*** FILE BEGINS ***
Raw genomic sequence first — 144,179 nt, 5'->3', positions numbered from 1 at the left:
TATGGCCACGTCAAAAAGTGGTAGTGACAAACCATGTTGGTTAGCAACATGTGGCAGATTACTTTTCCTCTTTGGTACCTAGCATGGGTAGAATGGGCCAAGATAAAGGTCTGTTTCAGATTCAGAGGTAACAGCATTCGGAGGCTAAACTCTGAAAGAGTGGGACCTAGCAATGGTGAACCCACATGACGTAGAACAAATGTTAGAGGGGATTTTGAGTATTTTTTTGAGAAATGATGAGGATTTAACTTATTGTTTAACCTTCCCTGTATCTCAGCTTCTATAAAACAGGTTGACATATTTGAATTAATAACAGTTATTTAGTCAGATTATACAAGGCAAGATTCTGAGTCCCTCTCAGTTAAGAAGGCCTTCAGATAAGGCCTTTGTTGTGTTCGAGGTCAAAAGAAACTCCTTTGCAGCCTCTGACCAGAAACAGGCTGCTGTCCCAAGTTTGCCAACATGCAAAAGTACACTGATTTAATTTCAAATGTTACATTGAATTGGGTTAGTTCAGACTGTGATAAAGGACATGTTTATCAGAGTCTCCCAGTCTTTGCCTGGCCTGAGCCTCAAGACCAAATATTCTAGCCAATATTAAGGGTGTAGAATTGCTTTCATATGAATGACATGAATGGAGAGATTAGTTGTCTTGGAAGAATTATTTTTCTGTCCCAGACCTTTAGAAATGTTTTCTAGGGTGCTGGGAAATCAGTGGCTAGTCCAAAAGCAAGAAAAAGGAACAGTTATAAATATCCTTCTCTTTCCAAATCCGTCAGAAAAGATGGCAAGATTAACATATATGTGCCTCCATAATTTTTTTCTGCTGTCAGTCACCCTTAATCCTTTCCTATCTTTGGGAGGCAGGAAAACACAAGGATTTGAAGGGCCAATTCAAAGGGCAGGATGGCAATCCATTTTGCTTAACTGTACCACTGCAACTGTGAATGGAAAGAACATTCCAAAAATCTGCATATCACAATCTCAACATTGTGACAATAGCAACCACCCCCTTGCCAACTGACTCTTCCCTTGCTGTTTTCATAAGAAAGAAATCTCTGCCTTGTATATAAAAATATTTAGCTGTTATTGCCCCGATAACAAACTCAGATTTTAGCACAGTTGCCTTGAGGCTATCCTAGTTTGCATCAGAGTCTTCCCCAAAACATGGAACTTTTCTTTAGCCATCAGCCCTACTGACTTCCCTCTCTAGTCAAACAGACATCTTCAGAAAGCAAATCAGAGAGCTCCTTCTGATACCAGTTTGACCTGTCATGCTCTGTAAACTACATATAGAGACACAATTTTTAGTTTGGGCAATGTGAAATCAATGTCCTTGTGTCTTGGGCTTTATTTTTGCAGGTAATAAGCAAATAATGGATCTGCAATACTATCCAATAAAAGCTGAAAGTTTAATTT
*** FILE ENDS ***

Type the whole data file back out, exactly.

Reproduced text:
Raw genomic sequence first — 144,179 nt, 5'->3', positions numbered from 1 at the left:
TATGGCCACGTCAAAAAGTGGTAGTGACAAACCATGTTGGTTAGCAACATGTGGCAGATTACTTTTCCTCTTTGGTACCTAGCATGGGTAGAATGGGCCAAGATAAAGGTCTGTTTCAGATTCAGAGGTAACAGCATTCGGAGGCTAAACTCTGAAAGAGTGGGACCTAGCAATGGTGAACCCACATGACGTAGAACAAATGTTAGAGGGGATTTTGAGTATTTTTTTGAGAAATGATGAGGATTTAACTTATTGTTTAACCTTCCCTGTATCTCAGCTTCTATAAAACAGGTTGACATATTTGAATTAATAACAGTTATTTAGTCAGATTATACAAGGCAAGATTCTGAGTCCCTCTCAGTTAAGAAGGCCTTCAGATAAGGCCTTTGTTGTGTTCGAGGTCAAAAGAAACTCCTTTGCAGCCTCTGACCAGAAACAGGCTGCTGTCCCAAGTTTGCCAACATGCAAAAGTACACTGATTTAATTTCAAATGTTACATTGAATTGGGTTAGTTCAGACTGTGATAAAGGACATGTTTATCAGAGTCTCCCAGTCTTTGCCTGGCCTGAGCCTCAAGACCAAATATTCTAGCCAATATTAAGGGTGTAGAATTGCTTTCATATGAATGACATGAATGGAGAGATTAGTTGTCTTGGAAGAATTATTTTTCTGTCCCAGACCTTTAGAAATGTTTTCTAGGGTGCTGGGAAATCAGTGGCTAGTCCAAAAGCAAGAAAAAGGAACAGTTATAAATATCCTTCTCTTTCCAAATCCGTCAGAAAAGATGGCAAGATTAACATATATGTGCCTCCATAATTTTTTTCTGCTGTCAGTCACCCTTAATCCTTTCCTATCTTTGGGAGGCAGGAAAACACAAGGATTTGAAGGGCCAATTCAAAGGGCAGGATGGCAATCCATTTTGCTTAACTGTACCACTGCAACTGTGAATGGAAAGAACATTCCAAAAATCTGCATATCACAATCTCAACATTGTGACAATAGCAACCACCCCCTTGCCAACTGACTCTTCCCTTGCTGTTTTCATAAGAAAGAAATCTCTGCCTTGTATATAAAAATATTTAGCTGTTATTGCCCCGATAACAAACTCAGATTTTAGCACAGTTGCCTTGAGGCTATCCTAGTTTGCATCAGAGTCTTCCCCAAAACATGGAACTTTTCTTTAGCCATCAGCCCTACTGACTTCCCTCTCTAGTCAAACAGACATCTTCAGAAAGCAAATCAGAGAGCTCCTTCTGATACCAGTTTGACCTGTCATGCTCTGTAAACTACATATAGAGACACAATTTTTAGTTTGGGCAATGTGAAATCAATGTCCTTGTGTCTTGGGCTTTATTTTTGCAGGTAATAAGCAAATAATGGATCTGCAATACTATCCAATAAAAGCTGAAAGTTTAATTT